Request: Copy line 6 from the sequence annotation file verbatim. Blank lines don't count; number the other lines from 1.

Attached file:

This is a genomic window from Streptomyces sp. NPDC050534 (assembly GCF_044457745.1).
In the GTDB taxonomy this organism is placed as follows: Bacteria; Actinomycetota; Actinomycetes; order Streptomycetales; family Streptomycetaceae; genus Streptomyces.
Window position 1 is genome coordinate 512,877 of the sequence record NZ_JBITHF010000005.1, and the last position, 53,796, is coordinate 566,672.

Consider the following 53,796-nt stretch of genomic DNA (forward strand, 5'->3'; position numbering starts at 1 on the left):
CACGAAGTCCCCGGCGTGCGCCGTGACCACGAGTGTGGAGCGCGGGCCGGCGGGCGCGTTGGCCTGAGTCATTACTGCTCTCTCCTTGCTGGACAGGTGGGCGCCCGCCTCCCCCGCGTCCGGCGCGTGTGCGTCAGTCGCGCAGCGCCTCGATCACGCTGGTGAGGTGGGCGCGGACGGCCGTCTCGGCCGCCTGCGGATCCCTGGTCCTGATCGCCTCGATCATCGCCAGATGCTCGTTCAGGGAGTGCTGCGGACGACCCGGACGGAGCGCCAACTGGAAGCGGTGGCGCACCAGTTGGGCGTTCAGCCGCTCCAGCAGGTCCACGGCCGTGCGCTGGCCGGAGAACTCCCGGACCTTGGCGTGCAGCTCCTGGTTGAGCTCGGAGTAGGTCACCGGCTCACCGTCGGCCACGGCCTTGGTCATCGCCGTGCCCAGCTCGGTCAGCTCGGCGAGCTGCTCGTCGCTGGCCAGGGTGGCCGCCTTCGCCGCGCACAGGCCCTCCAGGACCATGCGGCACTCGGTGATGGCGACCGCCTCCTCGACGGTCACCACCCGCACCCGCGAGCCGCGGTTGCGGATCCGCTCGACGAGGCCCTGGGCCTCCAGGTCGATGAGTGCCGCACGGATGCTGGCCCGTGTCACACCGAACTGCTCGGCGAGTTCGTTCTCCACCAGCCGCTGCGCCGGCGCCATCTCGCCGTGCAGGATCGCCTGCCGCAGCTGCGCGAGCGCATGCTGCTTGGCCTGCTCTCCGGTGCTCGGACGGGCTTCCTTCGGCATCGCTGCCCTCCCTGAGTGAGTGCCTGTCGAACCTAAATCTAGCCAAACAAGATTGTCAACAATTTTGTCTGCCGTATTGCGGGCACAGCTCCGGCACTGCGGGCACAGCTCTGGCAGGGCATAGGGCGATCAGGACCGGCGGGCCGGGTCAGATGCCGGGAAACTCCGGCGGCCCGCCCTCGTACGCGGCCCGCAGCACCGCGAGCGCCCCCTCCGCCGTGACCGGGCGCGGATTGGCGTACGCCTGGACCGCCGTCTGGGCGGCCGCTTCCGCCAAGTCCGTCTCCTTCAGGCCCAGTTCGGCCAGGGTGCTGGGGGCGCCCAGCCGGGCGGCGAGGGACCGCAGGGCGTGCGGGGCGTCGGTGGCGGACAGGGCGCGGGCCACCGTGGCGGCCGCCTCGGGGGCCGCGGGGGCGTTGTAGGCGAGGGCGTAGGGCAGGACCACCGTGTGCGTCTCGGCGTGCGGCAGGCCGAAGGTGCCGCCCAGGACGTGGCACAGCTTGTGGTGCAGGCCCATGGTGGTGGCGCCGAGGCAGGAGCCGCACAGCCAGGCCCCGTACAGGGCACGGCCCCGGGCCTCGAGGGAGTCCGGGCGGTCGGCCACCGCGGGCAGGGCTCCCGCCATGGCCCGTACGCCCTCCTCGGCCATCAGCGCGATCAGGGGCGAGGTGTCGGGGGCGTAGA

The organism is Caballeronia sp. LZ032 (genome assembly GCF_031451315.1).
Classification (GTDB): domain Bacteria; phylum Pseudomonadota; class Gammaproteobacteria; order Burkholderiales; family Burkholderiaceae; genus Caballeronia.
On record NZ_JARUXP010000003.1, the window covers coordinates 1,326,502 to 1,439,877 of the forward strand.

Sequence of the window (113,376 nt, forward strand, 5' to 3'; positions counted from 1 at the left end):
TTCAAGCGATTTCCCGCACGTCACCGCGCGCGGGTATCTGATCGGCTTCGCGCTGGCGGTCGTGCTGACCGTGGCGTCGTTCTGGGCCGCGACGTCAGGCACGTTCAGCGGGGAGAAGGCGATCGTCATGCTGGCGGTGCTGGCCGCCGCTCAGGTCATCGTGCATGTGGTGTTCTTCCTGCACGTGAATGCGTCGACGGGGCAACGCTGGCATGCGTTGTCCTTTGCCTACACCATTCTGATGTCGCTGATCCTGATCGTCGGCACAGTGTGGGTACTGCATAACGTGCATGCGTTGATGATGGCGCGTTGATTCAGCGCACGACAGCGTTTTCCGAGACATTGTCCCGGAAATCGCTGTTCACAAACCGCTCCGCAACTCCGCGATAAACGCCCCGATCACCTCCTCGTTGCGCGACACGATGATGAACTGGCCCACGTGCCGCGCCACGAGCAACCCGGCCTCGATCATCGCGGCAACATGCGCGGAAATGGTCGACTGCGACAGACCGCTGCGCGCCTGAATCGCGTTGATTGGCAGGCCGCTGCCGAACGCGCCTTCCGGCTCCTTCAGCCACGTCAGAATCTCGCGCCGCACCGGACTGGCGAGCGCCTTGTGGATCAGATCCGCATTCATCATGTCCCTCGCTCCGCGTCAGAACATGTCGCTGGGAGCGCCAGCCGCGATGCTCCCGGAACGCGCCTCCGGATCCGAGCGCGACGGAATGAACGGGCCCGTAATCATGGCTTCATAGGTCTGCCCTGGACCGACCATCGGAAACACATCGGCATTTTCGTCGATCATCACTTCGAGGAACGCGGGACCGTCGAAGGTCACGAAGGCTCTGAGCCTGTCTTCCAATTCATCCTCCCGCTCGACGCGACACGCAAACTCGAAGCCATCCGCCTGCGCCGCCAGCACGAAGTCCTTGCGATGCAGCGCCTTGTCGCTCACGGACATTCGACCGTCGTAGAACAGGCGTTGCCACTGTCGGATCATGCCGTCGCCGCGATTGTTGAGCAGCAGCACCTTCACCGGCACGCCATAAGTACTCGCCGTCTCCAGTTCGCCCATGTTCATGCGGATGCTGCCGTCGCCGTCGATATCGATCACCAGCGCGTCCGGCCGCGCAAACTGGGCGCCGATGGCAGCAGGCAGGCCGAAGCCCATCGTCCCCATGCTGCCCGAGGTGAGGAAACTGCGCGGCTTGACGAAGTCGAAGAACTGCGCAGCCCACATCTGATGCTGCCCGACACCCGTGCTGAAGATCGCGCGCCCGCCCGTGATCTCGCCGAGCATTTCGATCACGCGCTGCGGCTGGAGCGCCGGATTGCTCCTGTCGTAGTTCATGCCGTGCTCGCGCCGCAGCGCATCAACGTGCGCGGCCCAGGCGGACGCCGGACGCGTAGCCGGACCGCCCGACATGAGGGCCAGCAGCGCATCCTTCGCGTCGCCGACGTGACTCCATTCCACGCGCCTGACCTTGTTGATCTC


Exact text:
The organism is Caballeronia sp. LZ032 (genome assembly GCF_031451315.1).